The power of rest
Have you ever seen the grinder-mixer at work in the kitchen? When it roars into action, the blade moves at a rotational speed of eighteen to twenty-three thousand revolutions per minute (rpm). After moving at that speed, the machine has to be switched off within a minute. Touch the machine when it is off. You will find that it is hot.
The machine has to cool properly in order to be ready for use again.
Depending on the speed and duration for which a machine is run, there is an appropriate rest period during which the motor cools. Any effort to run the machine beyond capacity would lead to the motor being automatically switched off, or to burn out. Our body and brain are similar to the machines we utilise.
A day in the life of a student
You start your day with activity, you eat your breakfast, you hurry to school, you sit in class, run out to play during recess and at the day’s end, you run home. Since it is so important to revise and practise at least one or two subjects a day, you do that. In the evening, your friends call you to play and you are off. Add to this, some online gaming and Whatsapp time.
Your body-mind machine has been busy and active for almost twelve to fourteen hours. It needs time to rest.
When we are overworked, we too should switch off. Instead, our bodies try to adapt. Not in a good way. Let’s see what happens when we don’t rest enough:
Young people will find themselves getting angry, forgetting where they kept things, forget what they were meant to complete. Nothing will seem right. You feel like snacking on sweets although you just ate your lunch. You are thirsty but confuse it with hunger and start demanding more food. You feel confused because you aren’t really hungry. You know something doesn’t feel right, but aren’t sure what it is.
Unable to sleep though tired
You are tired but sleep won’t come. Also, you have too much work to do. Insufficient sleep causes a chemical called cortisol to increase. Cortisol increases our breathing capacity and we feel up and ready to run. But there is nothing to run from or to run for. This is because the brain misunderstood the requirement. Instead of staying quiet and letting you sleep, the brain has been told that you have to move fast. Actually, what you wanted was to sleep well and wake early to finish your backlog.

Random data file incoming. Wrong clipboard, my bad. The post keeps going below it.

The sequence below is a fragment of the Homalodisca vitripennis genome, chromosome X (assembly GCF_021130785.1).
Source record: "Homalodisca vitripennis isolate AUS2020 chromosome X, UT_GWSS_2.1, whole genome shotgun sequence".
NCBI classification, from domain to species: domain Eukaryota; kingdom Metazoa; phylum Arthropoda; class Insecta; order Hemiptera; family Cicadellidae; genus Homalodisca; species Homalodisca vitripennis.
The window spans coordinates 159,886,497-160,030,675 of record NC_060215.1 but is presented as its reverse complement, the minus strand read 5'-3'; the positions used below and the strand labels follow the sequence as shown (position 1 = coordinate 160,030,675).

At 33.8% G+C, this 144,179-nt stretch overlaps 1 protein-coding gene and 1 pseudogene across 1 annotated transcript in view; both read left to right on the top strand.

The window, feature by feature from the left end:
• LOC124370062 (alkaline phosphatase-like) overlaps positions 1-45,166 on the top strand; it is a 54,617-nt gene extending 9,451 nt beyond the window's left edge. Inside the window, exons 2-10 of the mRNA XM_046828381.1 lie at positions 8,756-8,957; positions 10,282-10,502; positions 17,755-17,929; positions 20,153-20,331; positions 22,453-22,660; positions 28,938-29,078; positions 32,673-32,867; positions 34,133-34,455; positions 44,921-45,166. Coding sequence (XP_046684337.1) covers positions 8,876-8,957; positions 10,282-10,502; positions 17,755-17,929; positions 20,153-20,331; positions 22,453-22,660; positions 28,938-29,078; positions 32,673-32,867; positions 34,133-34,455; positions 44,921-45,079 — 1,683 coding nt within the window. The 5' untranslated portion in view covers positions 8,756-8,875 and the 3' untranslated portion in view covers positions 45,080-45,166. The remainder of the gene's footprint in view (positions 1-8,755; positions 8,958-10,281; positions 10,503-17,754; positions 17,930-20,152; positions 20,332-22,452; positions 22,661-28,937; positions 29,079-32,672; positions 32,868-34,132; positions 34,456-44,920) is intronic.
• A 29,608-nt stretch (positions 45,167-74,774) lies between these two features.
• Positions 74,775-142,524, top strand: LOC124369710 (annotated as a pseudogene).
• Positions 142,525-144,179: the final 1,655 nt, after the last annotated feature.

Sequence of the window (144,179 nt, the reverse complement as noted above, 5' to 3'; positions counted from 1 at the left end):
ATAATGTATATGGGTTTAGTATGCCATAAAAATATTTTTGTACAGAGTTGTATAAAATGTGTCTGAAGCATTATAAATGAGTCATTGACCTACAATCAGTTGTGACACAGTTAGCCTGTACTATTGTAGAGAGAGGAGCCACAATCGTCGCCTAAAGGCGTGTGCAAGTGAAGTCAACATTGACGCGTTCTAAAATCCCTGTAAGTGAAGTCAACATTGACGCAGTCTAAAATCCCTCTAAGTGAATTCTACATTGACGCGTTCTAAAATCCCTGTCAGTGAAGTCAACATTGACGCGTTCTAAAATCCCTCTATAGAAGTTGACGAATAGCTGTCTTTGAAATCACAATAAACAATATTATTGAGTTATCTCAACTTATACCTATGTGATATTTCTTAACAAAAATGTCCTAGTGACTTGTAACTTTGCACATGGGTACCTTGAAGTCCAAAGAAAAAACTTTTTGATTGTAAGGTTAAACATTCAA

Reduced athletic performance
Let’s say you are on the sports team. Obviously, the load on you is higher. Homework and classes will continue. Maybe you have a backlog of classwork to complete. All this adds to your waking hours and before you know it, shows up in how you play.
Have you heard of Serena Williams, the tennis champ? She spends a large part of her day exercising and in practice sessions. She goes to sleep at 7 pm and makes sure to get undisturbed, high quality rest. Most athletes sleep anywhere between 7 to 8 hours with short quick naps in the course of the day.
What should you as a student do?
One weekend, do an experiment. Check how much time you need before you wake up feeling rested. Small children usually need 10 to 12 hours and as they grow, it seems to reduce. However, once teenage approaches, the sleep requirement increases. That’s because the brain and body are working overtime to help a growth surge to occur. We are not supposed to disrupt this effort.
What to do?
This means stopping for a moment and doing a personal check. Are your eyes tired? Does your mouth feel dry? Are you hungry? Where exactly are you uncomfortable? Take a little water, is that your need? Eat a little, does it make you feel better? Though this skill is usually taught to babies, in the rush of day to day life, it gets missed out. Why, even grownups mistake thirst for hunger. We get used to doing things at a certain time and try to run on automatic. When things get busy, like school fairs and competitions or major exams, the self-check is forgotten. And a glitch sets in.
Rest a bit
Feeling frazzled? Aren’t sure what’s wrong? Go to bed, take ten deep breaths. With each inward breath, make your stomach balloon up and with each exhalation, let it rest again. If you fall asleep while doing this, maybe you need it. Keep an alarm for 15 minutes so you are able to get up and finish what you had to.
If you do not fall asleep but are feeling better, maybe you just needed to breathe a little more. In fact, though breathing is an autonomous function, sometimes we just don’t breathe that well. Our brain doesn’t get the required amount of oxygen.
Stop ‘trying’ to rest
The exam is tomorrow and you cannot afford to lie down. You just don’t have time. It is okay, you know you can rest after a short spurt like this. Get up and do twenty jumping jacks. It will force you to get more oxygen into your system and help you to be more alert with your work.
Just as athletes have a rigorous practice followed by good rest habit, as students with high practise and rest needs, set up your own sleep system.